|33||FAA Integrated Noise Model, www.faa.gov, current release INM 6.1 (Mar. 4, 2003).|
|34||GPS Relative Accuracy for Collision Avoidance, Institute of Navigation Technical Meeting, Jan. 1997 (Rudel et al.).|
|35||M.L. Wood and R. W. Bush, "Multilateration on Mode S and ATCRBS Signals at Atlanta's Hartsfield Airport", Lincoln Laboratory, M.I.T., Jan. 8, 1998.|
|36||Protest Letter dated May 16, 2002 from Otto M. Wildensteiner, U.S. Department of Transportation, Washington, DC.|
|37||Request for Proposal for Acquisition of Airport Noise and Operations Monitoring System (NOMS), Indianapolis Airport Authority, Oct. 21, 2003.|
|38||Smith, A., Cassell, R., Cohen, B., An approach to Aircraft Performance Risk Assessment Modeling, Final Report, Rannoch Corporation, Mar. 1999.|
|39||Source Code received by Rannoch Corp. from FAA, circa 1998.|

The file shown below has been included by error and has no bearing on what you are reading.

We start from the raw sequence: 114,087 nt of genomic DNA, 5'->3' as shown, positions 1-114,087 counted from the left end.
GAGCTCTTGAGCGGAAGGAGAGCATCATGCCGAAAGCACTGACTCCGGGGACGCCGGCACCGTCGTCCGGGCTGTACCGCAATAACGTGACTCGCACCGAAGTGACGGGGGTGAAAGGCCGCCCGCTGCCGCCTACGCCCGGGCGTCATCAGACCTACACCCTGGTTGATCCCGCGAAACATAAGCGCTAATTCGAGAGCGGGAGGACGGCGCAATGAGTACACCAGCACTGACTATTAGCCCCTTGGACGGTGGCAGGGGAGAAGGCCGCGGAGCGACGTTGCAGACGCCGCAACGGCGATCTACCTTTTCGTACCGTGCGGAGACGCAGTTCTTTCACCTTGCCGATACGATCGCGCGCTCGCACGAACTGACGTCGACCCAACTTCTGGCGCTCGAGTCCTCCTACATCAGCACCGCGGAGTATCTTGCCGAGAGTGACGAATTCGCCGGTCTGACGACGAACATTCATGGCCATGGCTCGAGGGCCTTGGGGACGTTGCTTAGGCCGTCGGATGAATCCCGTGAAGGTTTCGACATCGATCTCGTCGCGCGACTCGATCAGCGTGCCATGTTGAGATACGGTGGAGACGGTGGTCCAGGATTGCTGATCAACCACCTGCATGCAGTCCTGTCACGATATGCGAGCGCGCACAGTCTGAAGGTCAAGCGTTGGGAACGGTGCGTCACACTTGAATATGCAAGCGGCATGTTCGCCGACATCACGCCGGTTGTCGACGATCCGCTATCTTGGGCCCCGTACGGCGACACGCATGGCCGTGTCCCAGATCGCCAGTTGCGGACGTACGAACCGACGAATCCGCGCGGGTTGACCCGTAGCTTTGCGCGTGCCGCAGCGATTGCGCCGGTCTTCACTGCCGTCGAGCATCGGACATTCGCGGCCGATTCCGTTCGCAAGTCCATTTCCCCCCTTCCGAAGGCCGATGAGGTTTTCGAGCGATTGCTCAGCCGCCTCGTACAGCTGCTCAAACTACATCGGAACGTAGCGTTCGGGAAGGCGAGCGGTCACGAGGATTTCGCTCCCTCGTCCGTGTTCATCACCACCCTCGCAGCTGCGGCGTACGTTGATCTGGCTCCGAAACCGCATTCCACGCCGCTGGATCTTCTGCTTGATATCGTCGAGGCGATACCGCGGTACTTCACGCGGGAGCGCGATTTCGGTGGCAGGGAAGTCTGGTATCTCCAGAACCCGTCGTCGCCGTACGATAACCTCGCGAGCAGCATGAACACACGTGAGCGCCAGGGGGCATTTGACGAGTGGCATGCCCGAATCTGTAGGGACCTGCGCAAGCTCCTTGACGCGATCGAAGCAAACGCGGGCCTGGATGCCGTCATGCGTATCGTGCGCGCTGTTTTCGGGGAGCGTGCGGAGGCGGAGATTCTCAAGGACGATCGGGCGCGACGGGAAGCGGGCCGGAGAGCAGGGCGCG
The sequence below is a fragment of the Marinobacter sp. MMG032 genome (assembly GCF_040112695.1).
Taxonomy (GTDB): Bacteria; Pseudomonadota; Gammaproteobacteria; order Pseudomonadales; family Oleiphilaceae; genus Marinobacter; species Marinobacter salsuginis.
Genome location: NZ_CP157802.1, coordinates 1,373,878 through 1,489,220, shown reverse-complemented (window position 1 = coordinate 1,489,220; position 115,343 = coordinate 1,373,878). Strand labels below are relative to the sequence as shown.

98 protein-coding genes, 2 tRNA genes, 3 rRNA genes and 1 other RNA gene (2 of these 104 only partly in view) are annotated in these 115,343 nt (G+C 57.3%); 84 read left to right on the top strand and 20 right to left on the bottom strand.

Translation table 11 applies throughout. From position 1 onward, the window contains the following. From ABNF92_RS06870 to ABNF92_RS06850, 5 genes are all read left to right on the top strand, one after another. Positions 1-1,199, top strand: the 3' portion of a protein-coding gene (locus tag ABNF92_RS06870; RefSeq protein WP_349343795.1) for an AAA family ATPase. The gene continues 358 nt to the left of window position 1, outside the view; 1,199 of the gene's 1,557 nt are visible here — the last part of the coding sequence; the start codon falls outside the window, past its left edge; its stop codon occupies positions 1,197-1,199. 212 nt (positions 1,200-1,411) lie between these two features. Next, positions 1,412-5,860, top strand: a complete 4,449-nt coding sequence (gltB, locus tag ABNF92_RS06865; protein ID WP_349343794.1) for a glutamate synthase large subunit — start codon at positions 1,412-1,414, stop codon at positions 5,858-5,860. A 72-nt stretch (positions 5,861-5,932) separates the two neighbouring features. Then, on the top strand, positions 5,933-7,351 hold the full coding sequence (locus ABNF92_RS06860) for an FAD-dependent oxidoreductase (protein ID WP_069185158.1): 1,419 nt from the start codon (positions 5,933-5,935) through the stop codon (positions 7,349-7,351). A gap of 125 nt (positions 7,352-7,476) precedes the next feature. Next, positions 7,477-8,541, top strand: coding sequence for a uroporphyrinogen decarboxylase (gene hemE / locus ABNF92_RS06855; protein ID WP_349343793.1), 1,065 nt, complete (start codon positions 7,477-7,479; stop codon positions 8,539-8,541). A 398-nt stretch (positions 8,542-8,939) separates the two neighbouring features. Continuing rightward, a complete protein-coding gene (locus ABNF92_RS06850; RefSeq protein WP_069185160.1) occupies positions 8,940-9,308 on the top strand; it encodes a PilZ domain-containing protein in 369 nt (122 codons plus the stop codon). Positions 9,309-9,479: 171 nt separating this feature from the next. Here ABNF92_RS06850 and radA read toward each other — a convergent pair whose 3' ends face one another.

|40||Technical Specifications, for a Aircraft Flight Track and Noise Management System for the Regional Airport Authority of Louisville and Jefferson County Prepared by: Harris Miller Miller & Hanson Inc. 15 New England Executive Park Burlington, MA 01803 HMMH Report No. 298950, May 16, 2003.|
|41||Traffic Alert System Technical Design Summary, Final Report, Apr. 1994 (Baldwin et al.).|
|Patente citante||Fecha de presentación||Fecha de publicación||Solicitante||Título|
|US7209052 *||6 May 2005||24 Abr 2007||Airbus France||Method and device for determining a safe altitude for an aircraft|
|US7248219||22 Ago 2005||24 Jul 2007||Era Systems Corporation||Correlation of flight track data with other data sources|
|US7375683||30 Ene 2006||20 May 2008||Era Systems Corporation||Use of geo-stationary satellites to augment wide— area multilateration synchronization|
|US7383104 *||4 Ago 2005||3 Jun 2008||Japan Aerospace Exploration Agency||Low-noise flight support system|
|US7429950||25 Jul 2006||30 Sep 2008||Era Systems Corporation||Method and apparatus to extend ADS performance metrics|